When the reality of the pandemic first set in, of course I first thought of my grandparents — my two grandmothers and my grandfather, ranging in age from 85 to 91. Then my dad, who is in poor health, on dialysis, and with diabetes so advanced he recently had his second leg amputated. If they contract the virus…my heart creeps up to the wall of dread, peeks over the side, and, horrified by the endless horizon of grief, scampers away.
So I focus on today. Today my 4-year-old daughter’s daycare is still open. Today the teachers do their regular health checks at the door, instead of the classroom, so parents keep their germs away. Today she comes home and asks, “What’s a virus?” Today my department is packing up and choosing to be the first from my institution to work remotely. Today my sister, who is earning her doctor of public health at Johns Hopkins, tells me it’s not safe to do playdates.
Today I get the worst news, the news I’ve truly been dreading: my daughter’s daycare is closing (except to families who have no other safe option); she will be home with me for three weeks, or more.
I flash back to the endless days when I was a stay at home mother. That frantic feeling every time I looked at the clock and realized we had another four, five, six hours until my partner came home. The bottomless (obviously completely valid) needs of my baby and the fear that she would drain me of every last ounce of life and energy with her constant crying, nursing, needing. The desperation I felt to retreat into my own mind, my inner sanctum, populated with every story I’ve read, every word I’ve loved, walls hung with golden memories of summer camp and travel and quietly floating in clear waters. I remember the longing to move freely, unhindered by another human being for whom I was responsible, able to make decisions on the fly without worrying about snacks or naps or diapers.
When my baby was 14 months old, I plunged back into working full-time. The first day, I cried. But the next day, I walked to lunch by myself and was steeped in the same exhilaration I felt at 17 years old after I got my license and drove a car alone for the first time. I could go anywhere. I could turn the music up and listen to what I want.
My job as an editor is not easy, nor is it grueling. It’s pleasantly challenging, sometimes weighed down by tedium or tricky interpersonal dynamics but mostly, it’s an escape. I have an office with a door that closes. Every Monday my first few hours in my office are like one long sigh of relief. I love my daughter more than I’ve ever loved anyone or anything. Does that even need to be said? But being home with her, being “on” in a way that taxes every fiber of my introverted being, can sometimes feel a teensy bit like a hostage situation. Just like when she was a baby, now in the face of a weeks-long quarantine I fear being emptied beyond the point where I might be filled again; emptied by incessant demands for snacks, for attention, for a patience I don’t know if I can muster. In her novel Swing Time, Zadie Smith writes what children want from their mothers is “complete submission.” I feel this deeply in my bones, the same bones that are weary from battling my strong-willed daughter every day since she was born for a scrap of myself to have leftover at the end of the day.
Now, with the coronavirus, I’m having to stare all these demons down once again. What does it mean about me, as a mother, that the worst thing so far about this social distancing is that I have to spend so many hours with my intelligent, hilarious, adorable (and relentless) daughter? One day this week I had to log off of social media because my anxiety was ramping up from all the virus talk. But yesterday I had to log off because I was seeing too many childless people complaining about their self-isolation, which to me sounded like a literal dream come true. Nothing to do but read and watch movies and do puzzles and go on long walks? That’s called a vacation.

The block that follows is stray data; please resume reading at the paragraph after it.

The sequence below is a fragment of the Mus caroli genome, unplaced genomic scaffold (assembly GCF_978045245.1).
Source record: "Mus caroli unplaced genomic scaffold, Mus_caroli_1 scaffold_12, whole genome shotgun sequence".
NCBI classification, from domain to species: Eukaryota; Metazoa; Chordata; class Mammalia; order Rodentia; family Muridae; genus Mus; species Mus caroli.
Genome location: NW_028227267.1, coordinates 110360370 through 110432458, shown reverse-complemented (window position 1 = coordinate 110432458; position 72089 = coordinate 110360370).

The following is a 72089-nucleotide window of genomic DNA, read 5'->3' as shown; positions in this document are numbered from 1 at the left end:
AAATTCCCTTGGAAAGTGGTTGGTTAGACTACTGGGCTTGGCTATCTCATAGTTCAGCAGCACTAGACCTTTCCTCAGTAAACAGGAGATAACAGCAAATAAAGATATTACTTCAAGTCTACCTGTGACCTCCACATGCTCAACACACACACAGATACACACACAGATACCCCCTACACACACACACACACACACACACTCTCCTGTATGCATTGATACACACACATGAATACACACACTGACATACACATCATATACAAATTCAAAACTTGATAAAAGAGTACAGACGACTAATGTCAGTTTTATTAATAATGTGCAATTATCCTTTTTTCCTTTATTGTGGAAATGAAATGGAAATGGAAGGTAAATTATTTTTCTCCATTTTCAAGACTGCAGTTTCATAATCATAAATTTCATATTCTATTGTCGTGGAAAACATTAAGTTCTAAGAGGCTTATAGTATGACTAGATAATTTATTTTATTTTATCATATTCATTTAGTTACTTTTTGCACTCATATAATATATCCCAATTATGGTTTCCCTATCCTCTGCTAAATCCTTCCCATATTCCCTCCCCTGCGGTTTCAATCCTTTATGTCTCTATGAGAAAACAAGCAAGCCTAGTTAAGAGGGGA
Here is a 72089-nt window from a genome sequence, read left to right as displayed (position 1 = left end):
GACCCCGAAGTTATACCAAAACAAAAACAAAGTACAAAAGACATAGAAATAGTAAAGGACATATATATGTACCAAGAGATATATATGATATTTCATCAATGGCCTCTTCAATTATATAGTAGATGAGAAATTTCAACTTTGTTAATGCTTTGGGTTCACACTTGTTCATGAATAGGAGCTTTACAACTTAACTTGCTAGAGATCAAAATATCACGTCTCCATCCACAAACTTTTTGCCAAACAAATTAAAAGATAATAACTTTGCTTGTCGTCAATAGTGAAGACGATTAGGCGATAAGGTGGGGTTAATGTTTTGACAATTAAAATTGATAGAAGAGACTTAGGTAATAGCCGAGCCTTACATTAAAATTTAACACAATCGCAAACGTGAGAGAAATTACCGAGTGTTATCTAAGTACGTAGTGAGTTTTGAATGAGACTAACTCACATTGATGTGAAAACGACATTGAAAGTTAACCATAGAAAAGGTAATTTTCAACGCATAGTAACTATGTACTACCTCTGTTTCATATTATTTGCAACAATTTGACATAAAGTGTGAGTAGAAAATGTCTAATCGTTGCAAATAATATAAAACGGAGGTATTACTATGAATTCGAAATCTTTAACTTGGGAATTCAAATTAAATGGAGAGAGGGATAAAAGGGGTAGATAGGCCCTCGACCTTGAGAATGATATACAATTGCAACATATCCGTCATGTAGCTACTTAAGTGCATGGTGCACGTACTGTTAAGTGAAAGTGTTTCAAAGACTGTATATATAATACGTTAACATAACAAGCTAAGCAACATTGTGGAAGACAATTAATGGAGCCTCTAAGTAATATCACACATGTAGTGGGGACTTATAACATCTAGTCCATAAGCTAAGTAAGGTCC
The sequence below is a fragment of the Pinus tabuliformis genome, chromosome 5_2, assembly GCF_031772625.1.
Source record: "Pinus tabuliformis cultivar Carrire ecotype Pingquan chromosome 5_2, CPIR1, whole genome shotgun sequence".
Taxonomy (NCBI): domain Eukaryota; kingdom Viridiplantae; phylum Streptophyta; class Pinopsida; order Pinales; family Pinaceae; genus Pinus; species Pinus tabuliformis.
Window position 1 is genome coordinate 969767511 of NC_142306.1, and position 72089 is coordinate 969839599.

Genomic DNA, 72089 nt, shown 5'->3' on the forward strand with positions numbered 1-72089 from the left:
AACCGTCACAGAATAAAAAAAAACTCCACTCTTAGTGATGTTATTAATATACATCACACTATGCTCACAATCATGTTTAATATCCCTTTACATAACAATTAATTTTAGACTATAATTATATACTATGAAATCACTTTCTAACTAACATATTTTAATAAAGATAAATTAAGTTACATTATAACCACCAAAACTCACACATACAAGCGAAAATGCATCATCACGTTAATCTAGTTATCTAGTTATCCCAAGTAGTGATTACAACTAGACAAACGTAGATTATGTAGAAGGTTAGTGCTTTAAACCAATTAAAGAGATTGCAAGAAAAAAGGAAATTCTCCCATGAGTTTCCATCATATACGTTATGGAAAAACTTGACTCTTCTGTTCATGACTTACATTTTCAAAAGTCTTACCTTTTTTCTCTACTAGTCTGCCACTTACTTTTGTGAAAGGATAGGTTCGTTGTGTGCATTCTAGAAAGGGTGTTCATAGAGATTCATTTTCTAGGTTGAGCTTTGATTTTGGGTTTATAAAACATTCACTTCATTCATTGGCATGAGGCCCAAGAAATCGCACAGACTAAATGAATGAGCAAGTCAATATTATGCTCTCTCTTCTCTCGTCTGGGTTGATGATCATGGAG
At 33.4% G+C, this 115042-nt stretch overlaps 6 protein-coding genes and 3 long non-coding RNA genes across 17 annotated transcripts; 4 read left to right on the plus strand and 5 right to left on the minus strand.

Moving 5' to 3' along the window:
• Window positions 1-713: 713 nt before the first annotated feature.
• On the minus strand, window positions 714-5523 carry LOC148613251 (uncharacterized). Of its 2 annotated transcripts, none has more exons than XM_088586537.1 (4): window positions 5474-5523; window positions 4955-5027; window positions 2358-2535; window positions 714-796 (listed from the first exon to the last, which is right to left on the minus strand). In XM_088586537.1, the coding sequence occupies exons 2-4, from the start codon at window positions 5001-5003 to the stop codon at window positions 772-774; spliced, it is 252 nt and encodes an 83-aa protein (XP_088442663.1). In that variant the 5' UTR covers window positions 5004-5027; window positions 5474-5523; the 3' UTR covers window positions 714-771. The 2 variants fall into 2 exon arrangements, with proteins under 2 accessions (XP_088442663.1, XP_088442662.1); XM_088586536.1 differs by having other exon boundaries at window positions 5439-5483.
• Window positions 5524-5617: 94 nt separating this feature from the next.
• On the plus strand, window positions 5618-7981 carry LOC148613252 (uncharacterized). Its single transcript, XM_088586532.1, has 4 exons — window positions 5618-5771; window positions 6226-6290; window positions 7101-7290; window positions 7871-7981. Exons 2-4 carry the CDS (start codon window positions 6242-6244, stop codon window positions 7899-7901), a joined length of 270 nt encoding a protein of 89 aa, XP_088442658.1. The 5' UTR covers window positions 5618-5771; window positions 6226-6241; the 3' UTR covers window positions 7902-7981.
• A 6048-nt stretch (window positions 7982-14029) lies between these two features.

It’s often said that mothers who hold down full-time jobs outside the home actually have two full-time jobs. I’ve always felt that to be true. The work never ends. Just because I’m at my office doesn’t mean I’m not weighing the options of ballet versus gymnastics, or considering the dual immersion program for kindergarten, or wondering what reward system I can implement to get my child to stay in her bed past 6 a.m. But now I’m trying to do both of those jobs at the very same time, from before the sun rises until I fall asleep at night. At the same time, I’m trying to stay calm and upbeat for my child who could easily pick up this stress and tension and internalize it so that she has to spend an extra five cumulative years in therapy when she’s older.
There are so many major, global unknowns popping up as we careen into this unprecedented time in history: how many people will fall ill, how many deaths will occur, in what ways will the economy collapse? But as our anxious minds play whack-a-mole with those unknowns, there are also the small, personal ones. What will my family look like on the other side of this? Will my mental health hold? Will I finally break through my shame about not being the kind of mom who loves mothering and just accept that I’m doing the very best I can? As the world comes together to dodge the worst case scenario, we each have our own very particular, very personal worst case scenarios, as well as questions and obstacles and challenges presented to us. Now we brace ourselves to see whether we will come out on the other side, triumphant, or at least, intact.